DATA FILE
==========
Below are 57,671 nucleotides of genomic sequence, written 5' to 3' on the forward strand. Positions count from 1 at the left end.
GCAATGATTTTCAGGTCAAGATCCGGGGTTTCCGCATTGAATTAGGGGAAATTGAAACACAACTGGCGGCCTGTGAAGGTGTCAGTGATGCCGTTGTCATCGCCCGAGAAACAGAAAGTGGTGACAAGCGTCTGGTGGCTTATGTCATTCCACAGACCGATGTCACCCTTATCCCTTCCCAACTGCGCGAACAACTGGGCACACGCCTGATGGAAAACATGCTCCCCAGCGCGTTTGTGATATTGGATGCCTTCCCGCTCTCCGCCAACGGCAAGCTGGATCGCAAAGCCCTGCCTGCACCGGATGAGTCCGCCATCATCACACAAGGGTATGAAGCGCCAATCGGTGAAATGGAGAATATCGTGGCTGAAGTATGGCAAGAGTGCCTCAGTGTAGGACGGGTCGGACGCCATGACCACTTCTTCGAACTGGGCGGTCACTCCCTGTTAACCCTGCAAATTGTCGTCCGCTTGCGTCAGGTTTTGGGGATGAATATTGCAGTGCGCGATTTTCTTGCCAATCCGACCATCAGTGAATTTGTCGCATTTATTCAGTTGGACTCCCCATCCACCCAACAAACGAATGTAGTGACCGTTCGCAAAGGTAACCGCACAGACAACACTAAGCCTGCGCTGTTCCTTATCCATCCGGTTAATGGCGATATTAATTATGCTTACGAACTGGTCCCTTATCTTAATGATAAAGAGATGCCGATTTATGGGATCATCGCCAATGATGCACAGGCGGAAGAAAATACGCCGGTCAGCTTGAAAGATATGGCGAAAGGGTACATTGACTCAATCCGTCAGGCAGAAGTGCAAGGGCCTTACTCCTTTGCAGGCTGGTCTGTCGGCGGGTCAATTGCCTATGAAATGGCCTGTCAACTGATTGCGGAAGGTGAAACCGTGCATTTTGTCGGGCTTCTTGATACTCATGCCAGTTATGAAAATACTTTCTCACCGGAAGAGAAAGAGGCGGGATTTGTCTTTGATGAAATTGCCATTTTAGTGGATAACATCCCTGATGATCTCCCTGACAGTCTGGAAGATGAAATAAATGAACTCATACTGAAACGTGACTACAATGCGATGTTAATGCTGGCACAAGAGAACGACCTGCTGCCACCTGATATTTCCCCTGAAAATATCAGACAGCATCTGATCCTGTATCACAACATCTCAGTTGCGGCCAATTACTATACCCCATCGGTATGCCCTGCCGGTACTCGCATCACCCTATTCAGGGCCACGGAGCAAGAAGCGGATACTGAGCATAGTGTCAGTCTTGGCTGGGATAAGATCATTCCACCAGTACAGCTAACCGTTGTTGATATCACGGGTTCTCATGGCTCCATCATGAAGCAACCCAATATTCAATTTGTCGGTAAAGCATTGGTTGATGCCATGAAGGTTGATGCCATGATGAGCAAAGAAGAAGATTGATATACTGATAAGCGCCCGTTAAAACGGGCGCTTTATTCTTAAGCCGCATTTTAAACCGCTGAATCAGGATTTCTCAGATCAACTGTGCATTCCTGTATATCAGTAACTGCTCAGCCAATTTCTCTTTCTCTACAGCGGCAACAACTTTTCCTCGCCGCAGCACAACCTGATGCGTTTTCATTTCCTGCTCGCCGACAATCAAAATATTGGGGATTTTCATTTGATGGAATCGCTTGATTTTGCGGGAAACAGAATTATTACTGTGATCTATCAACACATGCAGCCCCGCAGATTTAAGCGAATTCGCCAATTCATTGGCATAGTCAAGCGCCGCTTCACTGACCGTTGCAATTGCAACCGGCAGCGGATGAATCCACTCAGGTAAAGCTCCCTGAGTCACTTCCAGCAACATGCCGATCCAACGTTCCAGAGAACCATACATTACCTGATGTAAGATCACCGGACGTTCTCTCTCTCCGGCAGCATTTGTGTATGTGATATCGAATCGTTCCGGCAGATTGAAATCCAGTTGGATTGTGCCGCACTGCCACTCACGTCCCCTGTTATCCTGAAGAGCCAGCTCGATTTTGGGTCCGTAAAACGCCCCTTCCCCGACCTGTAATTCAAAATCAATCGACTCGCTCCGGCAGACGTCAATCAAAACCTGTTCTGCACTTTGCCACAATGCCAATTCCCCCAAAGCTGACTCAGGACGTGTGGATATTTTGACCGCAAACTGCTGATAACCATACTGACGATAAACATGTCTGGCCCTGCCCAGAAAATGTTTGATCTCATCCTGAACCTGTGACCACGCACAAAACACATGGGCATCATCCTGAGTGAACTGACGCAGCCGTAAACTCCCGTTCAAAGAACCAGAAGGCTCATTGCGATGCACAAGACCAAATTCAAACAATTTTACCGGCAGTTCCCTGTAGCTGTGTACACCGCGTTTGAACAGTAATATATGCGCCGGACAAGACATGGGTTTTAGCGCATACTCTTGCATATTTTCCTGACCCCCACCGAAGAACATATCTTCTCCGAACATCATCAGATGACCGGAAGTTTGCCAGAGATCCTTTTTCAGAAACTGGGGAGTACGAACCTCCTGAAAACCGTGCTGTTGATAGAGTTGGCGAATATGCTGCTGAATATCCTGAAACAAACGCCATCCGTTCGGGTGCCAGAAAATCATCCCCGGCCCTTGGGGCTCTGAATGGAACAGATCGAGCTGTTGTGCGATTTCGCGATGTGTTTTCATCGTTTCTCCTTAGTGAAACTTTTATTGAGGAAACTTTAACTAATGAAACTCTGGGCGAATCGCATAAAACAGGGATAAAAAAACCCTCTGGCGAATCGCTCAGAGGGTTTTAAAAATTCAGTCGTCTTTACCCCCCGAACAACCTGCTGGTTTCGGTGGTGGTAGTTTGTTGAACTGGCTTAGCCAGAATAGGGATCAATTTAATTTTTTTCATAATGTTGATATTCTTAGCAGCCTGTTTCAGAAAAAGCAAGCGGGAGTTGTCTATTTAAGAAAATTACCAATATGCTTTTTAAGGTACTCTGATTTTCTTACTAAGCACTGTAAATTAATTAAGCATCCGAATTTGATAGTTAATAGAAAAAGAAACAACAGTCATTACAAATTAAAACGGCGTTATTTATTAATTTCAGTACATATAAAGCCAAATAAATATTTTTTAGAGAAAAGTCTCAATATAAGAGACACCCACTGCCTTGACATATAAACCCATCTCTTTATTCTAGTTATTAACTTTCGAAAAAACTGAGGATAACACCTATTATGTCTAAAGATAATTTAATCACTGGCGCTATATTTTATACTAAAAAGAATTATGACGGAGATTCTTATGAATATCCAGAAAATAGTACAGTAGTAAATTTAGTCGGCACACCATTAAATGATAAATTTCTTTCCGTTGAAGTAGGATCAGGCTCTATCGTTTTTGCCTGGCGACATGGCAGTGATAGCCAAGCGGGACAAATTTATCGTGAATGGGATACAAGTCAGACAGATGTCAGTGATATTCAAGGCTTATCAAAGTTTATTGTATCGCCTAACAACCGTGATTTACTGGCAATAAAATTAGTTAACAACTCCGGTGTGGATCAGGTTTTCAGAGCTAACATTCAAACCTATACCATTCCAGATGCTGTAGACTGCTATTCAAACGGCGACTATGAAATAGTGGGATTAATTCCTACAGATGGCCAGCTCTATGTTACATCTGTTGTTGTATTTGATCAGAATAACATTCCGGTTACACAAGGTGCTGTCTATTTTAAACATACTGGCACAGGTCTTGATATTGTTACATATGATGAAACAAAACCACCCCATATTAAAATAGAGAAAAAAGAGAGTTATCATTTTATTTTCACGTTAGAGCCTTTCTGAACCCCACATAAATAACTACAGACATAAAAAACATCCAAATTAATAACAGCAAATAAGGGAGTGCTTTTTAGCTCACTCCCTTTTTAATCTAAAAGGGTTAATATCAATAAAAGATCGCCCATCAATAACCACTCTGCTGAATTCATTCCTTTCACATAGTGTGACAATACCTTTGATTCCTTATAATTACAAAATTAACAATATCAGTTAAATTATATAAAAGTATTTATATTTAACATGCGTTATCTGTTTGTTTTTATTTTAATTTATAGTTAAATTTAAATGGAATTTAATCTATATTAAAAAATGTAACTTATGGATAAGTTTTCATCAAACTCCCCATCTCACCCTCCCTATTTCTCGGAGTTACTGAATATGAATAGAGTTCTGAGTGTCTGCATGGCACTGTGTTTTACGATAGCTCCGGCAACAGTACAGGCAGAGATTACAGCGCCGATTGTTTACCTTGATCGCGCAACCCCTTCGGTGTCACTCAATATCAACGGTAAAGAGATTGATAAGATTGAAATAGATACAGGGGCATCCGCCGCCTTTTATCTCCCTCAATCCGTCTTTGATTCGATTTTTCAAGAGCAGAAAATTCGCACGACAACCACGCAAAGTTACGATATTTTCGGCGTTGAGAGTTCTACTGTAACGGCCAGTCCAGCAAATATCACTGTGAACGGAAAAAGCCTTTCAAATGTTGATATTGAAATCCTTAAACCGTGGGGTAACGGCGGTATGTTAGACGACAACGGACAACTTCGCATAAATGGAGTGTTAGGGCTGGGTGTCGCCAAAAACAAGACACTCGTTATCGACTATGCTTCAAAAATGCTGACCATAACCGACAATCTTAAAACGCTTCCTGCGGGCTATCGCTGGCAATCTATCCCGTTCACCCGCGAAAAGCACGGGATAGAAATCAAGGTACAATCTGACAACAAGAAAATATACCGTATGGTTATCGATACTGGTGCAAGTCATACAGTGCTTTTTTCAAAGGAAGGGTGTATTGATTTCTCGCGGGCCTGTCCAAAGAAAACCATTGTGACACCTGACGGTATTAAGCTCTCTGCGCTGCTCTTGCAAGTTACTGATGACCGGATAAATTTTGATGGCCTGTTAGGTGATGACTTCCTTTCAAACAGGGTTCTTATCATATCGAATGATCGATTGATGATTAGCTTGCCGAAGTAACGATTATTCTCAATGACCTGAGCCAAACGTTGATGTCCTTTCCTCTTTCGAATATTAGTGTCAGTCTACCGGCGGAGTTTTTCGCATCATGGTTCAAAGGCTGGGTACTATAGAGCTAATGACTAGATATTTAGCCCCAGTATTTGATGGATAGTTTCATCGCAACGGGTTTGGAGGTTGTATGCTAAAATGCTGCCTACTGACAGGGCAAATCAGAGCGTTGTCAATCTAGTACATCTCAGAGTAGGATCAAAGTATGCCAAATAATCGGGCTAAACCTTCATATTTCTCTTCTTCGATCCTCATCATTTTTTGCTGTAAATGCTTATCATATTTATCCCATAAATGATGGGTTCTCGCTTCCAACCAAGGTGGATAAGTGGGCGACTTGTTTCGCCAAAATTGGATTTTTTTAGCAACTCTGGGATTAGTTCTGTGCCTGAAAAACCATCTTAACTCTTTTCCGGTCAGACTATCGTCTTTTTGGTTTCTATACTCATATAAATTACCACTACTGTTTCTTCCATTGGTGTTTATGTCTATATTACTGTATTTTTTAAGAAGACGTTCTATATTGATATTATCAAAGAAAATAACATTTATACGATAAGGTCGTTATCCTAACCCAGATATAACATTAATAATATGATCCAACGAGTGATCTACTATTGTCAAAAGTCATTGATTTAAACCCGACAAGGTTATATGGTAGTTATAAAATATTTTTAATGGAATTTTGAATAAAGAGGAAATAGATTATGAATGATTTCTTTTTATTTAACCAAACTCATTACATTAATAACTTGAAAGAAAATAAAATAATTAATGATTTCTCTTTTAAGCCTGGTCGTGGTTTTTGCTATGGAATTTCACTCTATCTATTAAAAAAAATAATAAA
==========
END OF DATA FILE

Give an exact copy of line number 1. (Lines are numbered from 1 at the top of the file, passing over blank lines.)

Below are 57,671 nucleotides of genomic sequence, written 5' to 3' on the forward strand. Positions count from 1 at the left end.